Enter social combat
Social combat is a term used in the tabletop gaming space to describe “combat” systems without the violence. Like my Tainted Grail example, these typically share mechanics with traditional combat systems and feature twists to fit the format better. It’s hard to describe social combat since it’s an emerging trend, especially when it comes to video games.
The first video game I played that used unique mechanics to express social conflict is Pheonix Wright. While not quite “social combat,” its courtroom scenes are still an incredibly inventive way to immerse you in the drama. There’s still one solution you’re chasing, but Pheonix Wright lets you get there on your own terms and even make some mistakes along the way. Much like a hard boss battle, these situations test your mastery of the game’s mechanics and make you feel like you’ve earned the victories in its story moments. Yet more importantly, Pheonix Wright connects you with the story through its gameplay. It emulates being a detective and a lawyer, not just someone observing a detective at work.
Even if these social systems aren’t pervasive in the industry, many games have made admirable efforts to develop them. Undertale blew everyone’s minds in 2015 by making pacifism viable in turn-based combat. Griftlands is a deck builder with diplomacy cards like Tainted Grail. Yet a more comprehensive example is Betrayal at Club Low, reviewed by our own Zoey Handley last year. By imagining social situations as dice rolls based on social stats of your choosing, Betrayal At Club Low is a strong proof-of-concept as to what social combat could look like on a foundational level.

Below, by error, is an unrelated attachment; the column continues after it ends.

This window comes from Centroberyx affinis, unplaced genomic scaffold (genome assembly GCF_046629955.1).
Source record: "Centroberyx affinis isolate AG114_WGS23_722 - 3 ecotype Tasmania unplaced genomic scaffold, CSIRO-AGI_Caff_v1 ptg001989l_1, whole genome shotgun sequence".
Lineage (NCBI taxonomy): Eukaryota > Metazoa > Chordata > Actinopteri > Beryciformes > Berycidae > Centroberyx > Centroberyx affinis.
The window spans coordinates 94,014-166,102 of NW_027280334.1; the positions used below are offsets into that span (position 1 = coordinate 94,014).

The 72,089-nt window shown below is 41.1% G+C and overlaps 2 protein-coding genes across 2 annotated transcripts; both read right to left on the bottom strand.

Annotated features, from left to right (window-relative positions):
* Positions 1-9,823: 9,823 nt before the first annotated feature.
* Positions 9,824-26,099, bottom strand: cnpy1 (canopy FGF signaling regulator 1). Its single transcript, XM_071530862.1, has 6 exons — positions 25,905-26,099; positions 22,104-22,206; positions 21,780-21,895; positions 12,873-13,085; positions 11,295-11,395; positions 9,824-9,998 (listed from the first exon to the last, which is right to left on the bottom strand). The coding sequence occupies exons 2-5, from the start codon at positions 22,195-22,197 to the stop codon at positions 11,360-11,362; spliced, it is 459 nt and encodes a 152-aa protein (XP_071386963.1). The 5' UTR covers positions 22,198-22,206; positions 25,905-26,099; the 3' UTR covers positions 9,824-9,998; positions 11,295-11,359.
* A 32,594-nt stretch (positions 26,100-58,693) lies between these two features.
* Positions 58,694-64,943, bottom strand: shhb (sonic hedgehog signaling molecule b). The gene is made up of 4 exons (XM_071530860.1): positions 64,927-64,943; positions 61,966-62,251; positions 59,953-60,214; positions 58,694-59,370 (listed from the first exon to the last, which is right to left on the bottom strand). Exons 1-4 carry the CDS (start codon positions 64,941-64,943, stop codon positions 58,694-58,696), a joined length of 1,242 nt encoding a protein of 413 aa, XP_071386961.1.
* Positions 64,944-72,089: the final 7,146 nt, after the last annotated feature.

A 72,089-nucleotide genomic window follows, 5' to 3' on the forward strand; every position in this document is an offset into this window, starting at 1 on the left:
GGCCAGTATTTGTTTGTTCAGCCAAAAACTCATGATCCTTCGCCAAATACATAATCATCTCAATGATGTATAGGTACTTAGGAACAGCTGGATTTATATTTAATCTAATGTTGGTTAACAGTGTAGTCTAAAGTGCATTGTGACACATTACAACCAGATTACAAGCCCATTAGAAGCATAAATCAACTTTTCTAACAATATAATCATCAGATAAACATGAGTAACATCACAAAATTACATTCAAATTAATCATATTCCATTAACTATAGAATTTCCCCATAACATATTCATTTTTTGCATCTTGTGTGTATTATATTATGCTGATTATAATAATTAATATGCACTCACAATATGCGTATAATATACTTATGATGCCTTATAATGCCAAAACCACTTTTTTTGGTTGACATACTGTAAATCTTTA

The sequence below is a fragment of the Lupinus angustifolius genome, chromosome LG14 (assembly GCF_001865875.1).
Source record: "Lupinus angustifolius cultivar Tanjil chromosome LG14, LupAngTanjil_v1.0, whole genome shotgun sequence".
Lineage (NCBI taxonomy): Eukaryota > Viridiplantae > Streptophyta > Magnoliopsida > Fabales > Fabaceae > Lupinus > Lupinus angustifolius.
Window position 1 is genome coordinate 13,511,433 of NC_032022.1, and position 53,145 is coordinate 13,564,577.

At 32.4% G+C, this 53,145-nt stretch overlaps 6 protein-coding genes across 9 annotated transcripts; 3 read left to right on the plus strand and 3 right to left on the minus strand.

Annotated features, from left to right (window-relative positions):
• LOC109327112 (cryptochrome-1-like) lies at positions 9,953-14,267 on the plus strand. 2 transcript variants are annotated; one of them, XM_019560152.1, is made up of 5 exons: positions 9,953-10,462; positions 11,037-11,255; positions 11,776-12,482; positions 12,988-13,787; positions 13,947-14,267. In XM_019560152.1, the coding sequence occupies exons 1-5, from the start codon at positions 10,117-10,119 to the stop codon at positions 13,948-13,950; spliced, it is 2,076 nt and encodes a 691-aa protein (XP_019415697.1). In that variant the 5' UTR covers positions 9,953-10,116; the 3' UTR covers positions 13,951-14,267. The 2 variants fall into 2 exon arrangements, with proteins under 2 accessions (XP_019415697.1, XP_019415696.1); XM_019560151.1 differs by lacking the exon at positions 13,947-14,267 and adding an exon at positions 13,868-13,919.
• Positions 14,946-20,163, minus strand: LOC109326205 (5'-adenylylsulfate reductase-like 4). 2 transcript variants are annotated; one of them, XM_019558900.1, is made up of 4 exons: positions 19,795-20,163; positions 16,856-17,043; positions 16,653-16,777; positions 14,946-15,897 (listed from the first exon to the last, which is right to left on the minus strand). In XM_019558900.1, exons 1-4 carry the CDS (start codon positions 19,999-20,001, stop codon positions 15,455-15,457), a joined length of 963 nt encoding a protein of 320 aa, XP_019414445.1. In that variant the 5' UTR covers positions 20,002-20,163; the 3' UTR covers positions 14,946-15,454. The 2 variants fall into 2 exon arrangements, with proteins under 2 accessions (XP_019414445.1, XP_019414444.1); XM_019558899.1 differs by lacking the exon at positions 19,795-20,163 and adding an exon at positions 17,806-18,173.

Video games have the potential to be anything, we just need someone to imagine it.
Embrace the abstraction
Look, I get it. You might say that adding so many systems and dynamics to social situations is a bit silly and unrealistic. To that, I say, you know what else is silly and unrealistic? One of the most celebrated video games of all time featuring an attack that involves a meteor blasting through the cosmos that destroys several planets in our solar system before causing our sun to trigger a supernova, destroying the foundation for life itself to exist just to inflict a moderately high amount of damage.
Video games thrive on abstractions. Combat systems are fun because they feel frantic and exciting, not because they accurately reflect what combat looks like. It’s like how a musical is unrealistic by design. No one breaks into song when they fall in love, but these moments feel romantic and stirring because it’s what idealized love feels like. Even Sephiroth’s Supernova is awesome because it conveys the scale of the battle, not the reality of it. Really, that’s what any social system should focus on: reflecting how social situations feel in our heads. Just as how the original battle system of Final Fantasy was inspired by American Football, all that matters is how the players connect and interact with the events onscreen.